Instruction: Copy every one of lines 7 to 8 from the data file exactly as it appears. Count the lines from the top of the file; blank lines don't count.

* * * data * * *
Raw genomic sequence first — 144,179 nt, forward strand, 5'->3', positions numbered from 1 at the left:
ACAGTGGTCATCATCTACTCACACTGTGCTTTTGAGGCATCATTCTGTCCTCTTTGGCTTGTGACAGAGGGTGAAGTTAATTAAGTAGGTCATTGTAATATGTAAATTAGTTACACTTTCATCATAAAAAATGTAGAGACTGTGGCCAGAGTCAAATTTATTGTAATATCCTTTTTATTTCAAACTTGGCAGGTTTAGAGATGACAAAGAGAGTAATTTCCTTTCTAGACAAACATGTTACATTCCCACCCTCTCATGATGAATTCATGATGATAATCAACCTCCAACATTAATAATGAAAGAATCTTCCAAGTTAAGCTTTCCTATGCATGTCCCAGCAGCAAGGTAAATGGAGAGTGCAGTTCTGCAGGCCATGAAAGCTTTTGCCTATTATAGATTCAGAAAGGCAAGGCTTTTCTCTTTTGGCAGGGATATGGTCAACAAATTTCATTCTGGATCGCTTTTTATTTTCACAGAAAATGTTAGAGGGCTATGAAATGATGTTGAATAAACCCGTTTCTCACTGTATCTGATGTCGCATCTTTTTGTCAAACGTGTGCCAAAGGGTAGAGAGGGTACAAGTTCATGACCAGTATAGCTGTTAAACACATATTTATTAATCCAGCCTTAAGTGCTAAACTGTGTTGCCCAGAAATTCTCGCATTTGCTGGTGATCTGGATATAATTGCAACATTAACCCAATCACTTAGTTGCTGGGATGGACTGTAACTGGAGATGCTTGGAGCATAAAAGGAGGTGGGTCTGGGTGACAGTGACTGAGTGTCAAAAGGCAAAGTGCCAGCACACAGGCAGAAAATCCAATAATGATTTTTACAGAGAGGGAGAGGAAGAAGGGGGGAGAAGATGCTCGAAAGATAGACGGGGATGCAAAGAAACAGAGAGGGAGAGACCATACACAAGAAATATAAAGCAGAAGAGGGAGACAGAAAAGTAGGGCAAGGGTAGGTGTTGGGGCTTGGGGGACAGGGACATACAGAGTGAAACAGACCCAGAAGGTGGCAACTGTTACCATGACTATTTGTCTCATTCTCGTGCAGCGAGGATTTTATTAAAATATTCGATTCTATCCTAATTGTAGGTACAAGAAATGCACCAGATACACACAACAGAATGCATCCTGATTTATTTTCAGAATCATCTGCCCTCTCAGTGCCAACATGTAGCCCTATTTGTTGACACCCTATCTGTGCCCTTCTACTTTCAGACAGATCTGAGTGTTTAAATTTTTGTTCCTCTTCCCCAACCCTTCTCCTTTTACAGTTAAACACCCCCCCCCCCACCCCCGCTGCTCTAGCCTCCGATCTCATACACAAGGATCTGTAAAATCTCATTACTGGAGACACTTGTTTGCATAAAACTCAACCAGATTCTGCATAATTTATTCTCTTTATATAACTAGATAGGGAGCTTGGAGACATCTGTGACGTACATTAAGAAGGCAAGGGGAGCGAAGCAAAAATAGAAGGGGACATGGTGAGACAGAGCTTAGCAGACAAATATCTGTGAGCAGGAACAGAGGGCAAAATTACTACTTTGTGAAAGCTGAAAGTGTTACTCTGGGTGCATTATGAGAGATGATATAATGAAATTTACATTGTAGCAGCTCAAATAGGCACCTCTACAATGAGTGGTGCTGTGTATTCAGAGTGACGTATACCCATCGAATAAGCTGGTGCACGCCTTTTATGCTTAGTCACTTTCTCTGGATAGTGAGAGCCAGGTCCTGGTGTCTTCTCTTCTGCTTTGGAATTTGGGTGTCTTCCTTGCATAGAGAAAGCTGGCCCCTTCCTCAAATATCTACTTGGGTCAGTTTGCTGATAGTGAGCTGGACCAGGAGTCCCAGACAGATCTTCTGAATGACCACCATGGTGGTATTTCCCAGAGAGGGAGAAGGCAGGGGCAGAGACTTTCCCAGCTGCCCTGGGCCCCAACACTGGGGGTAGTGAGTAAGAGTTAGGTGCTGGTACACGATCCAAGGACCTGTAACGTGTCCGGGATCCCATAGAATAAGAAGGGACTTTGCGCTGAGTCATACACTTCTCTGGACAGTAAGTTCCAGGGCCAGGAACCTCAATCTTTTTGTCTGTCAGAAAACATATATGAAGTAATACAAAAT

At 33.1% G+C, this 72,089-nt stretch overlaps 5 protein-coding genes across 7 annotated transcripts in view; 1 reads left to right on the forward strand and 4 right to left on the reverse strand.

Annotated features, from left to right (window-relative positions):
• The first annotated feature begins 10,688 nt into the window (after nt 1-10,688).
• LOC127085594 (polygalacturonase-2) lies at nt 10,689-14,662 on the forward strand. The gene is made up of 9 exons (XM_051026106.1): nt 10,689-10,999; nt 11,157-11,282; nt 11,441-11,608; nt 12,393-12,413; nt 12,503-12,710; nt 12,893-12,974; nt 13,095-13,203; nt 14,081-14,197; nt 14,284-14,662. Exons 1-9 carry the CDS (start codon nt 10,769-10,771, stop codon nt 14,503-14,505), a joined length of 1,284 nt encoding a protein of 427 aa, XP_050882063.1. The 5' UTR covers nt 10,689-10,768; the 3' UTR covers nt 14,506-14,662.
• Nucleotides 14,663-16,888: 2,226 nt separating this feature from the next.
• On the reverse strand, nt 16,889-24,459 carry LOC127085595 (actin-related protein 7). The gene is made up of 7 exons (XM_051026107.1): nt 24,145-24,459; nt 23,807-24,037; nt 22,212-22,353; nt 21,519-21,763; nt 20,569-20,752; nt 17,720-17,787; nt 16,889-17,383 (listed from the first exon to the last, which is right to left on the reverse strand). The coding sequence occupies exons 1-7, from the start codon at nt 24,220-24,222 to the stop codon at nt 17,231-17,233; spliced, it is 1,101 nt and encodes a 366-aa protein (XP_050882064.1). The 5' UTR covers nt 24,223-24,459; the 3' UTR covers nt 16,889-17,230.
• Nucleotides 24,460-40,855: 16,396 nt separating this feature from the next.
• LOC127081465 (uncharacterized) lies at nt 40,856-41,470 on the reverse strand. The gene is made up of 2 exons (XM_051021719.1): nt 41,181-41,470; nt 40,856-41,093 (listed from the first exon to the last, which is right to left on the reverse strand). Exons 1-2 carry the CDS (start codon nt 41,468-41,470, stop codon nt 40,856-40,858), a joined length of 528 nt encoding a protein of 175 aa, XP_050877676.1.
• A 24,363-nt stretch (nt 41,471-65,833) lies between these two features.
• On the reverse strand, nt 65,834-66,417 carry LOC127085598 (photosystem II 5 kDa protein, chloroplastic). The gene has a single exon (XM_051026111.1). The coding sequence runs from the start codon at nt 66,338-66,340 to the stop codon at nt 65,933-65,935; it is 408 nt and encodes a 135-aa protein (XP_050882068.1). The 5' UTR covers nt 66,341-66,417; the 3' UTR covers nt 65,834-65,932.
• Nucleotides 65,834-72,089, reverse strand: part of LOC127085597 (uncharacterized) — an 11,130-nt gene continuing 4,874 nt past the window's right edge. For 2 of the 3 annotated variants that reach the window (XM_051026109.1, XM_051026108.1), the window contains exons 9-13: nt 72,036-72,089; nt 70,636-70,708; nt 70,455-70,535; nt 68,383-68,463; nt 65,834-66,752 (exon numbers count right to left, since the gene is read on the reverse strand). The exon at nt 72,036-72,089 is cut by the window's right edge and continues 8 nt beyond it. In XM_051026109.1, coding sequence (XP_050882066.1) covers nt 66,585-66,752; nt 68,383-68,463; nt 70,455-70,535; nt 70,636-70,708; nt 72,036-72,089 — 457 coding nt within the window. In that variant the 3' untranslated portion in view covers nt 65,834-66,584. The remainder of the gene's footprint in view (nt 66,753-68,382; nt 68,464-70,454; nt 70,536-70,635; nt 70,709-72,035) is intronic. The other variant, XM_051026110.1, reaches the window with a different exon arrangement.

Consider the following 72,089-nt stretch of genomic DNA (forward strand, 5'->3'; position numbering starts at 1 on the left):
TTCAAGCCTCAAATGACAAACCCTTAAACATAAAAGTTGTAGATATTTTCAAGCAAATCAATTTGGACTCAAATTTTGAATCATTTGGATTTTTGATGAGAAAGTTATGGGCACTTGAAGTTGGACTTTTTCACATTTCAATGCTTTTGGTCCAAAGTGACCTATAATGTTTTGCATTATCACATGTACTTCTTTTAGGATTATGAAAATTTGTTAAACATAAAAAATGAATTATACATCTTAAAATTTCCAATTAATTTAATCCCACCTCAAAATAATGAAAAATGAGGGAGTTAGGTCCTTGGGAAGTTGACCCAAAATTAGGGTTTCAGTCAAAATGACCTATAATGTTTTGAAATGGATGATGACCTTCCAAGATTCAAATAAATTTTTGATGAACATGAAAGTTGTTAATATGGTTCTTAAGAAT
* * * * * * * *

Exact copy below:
• Nucleotides 14,663-16,888: 2,226 nt separating this feature from the next.
• On the reverse strand, nt 16,889-24,459 carry LOC127085595 (actin-related protein 7). The gene is made up of 7 exons (XM_051026107.1): nt 24,145-24,459; nt 23,807-24,037; nt 22,212-22,353; nt 21,519-21,763; nt 20,569-20,752; nt 17,720-17,787; nt 16,889-17,383 (listed from the first exon to the last, which is right to left on the reverse strand). The coding sequence occupies exons 1-7, from the start codon at nt 24,220-24,222 to the stop codon at nt 17,231-17,233; spliced, it is 1,101 nt and encodes a 366-aa protein (XP_050882064.1). The 5' UTR covers nt 24,223-24,459; the 3' UTR covers nt 16,889-17,230.